New release: MTT & San Francisco Symphony perform complete Schumann Symphonies

Nov 9, 2017

Available now, Music Director Michael Tilson Thomas and the San Francisco Symphony release a new recording of the complete Schumann Symphonies on SFS Media.

“Like so much classical music, Schumann’s is a preserve for endangered emotions,” says MTT. “He’s talking about wistfulness, whimsy, ardency, longing, setting off recklessly in conflicting directions, losing your way, or just mulling things over… Schumann moves between many sound worlds in these symphonies. Some sections are truly massive and proclamatory. Other parts are soloistic or chamber-like.”

Recorded live at Davies Symphony Hall over the course of the 2015/16 season, the album spotlights Schumann’s orchestral masterpieces and will be available as a double-disc SACD and for streaming and download.

“My approach to Schumann—and to the whole standard repertoire—is to vary the number of musicians playing at any given time,” MTT continues. “According to the musical situation, the orchestra might morph from a large ensemble to a chamber orchestra, and vice versa … We approached these symphonies from the point of view of Schumann’s piano music, with all its color, unusual effects and voicings. And I wanted these symphonies to sound as though they were being played on the piano, with free and spontaneous turns of phrase and color, and with the music’s wonderful sense of breathing—the way people breathe, sometimes deeply, sometimes with little emotional gasps…I hope these performances suggest a different way of thinking about this repertoire, especially as it prioritizes the tender, simple, and vulnerable side of the music. Although the music is very personal, it feels universal. Schumann’s symphonies are about all of us.”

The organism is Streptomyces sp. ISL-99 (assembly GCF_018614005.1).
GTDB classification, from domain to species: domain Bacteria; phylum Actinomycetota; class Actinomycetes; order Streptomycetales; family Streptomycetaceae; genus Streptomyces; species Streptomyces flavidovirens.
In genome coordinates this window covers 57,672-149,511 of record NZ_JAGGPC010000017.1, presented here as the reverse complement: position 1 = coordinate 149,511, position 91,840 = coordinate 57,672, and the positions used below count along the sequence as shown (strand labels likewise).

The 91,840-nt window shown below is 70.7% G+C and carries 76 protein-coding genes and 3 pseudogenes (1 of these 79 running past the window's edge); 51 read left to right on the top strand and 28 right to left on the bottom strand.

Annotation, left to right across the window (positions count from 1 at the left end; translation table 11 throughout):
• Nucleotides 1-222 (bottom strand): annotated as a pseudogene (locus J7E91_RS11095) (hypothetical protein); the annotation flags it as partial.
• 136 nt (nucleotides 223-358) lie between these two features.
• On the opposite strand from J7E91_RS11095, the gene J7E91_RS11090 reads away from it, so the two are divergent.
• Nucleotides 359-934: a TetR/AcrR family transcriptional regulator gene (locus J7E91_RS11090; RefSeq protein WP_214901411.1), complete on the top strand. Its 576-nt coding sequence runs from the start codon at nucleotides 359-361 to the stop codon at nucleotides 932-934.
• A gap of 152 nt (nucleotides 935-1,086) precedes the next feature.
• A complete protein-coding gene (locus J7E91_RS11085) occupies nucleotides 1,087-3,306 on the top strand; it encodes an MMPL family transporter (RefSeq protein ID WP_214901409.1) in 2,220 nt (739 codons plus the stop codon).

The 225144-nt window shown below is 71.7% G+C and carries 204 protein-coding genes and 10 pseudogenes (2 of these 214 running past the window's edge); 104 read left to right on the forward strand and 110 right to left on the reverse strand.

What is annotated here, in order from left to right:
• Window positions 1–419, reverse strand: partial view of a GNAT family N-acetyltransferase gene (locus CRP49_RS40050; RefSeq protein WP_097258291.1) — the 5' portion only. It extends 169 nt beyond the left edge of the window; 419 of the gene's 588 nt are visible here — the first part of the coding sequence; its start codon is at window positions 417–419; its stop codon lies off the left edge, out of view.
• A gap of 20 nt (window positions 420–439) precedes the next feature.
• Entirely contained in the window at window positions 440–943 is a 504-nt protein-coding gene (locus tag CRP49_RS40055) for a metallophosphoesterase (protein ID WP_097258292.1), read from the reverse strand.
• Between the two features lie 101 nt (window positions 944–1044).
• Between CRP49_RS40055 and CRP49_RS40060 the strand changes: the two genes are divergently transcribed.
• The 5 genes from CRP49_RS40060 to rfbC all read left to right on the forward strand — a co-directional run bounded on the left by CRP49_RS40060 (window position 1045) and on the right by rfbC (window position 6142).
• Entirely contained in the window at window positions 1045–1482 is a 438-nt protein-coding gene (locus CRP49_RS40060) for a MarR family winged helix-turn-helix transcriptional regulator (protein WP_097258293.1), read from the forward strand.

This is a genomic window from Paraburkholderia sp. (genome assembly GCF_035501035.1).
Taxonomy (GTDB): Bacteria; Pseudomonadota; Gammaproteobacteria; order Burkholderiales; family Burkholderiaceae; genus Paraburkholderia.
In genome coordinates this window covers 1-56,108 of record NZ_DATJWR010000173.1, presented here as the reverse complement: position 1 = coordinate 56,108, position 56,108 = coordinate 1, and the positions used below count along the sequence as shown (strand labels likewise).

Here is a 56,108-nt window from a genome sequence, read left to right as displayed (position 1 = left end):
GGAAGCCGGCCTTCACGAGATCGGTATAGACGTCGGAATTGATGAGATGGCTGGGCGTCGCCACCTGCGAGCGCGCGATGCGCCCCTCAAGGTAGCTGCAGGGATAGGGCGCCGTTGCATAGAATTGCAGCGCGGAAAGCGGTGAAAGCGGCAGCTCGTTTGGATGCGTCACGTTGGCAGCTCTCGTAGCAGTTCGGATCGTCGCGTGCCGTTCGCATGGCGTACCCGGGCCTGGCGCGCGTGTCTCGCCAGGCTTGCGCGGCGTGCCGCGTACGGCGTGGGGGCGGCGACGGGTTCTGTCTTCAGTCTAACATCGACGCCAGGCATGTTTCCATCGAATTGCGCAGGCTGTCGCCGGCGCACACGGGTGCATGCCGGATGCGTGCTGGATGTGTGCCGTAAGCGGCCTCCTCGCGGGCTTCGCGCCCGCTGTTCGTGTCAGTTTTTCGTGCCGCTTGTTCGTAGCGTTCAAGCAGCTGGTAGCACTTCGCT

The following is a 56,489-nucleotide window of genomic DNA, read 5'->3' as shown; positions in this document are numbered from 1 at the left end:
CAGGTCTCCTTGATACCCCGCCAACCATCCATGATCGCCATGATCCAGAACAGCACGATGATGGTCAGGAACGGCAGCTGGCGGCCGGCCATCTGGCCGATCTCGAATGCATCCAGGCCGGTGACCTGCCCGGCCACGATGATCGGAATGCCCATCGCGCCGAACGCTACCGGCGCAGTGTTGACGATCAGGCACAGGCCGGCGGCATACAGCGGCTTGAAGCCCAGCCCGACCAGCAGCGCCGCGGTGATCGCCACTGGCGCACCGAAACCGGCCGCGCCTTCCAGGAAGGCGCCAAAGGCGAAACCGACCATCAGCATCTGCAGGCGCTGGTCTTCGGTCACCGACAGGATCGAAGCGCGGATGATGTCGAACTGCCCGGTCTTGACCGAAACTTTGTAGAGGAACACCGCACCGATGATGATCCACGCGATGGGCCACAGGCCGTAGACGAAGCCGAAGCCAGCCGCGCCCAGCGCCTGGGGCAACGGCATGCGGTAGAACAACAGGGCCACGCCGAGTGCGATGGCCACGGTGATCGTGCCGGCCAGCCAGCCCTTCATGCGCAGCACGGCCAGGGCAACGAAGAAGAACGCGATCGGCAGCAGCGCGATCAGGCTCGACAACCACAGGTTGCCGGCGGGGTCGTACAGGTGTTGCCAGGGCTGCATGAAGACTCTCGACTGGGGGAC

You can discover the album today

“…live performances of the Schumann symphonies of extraordinary robustness, lyricism and interpretive depth … There are surprises and revelations in abundance, from the combination of elegance and urgency in Thomas’ reading of the First Symphony to the big sweeping gestures and expressive clarity of the Fourth.” –Joshua Kosman, San Francisco Chronicle

Stay in Touch


Social Media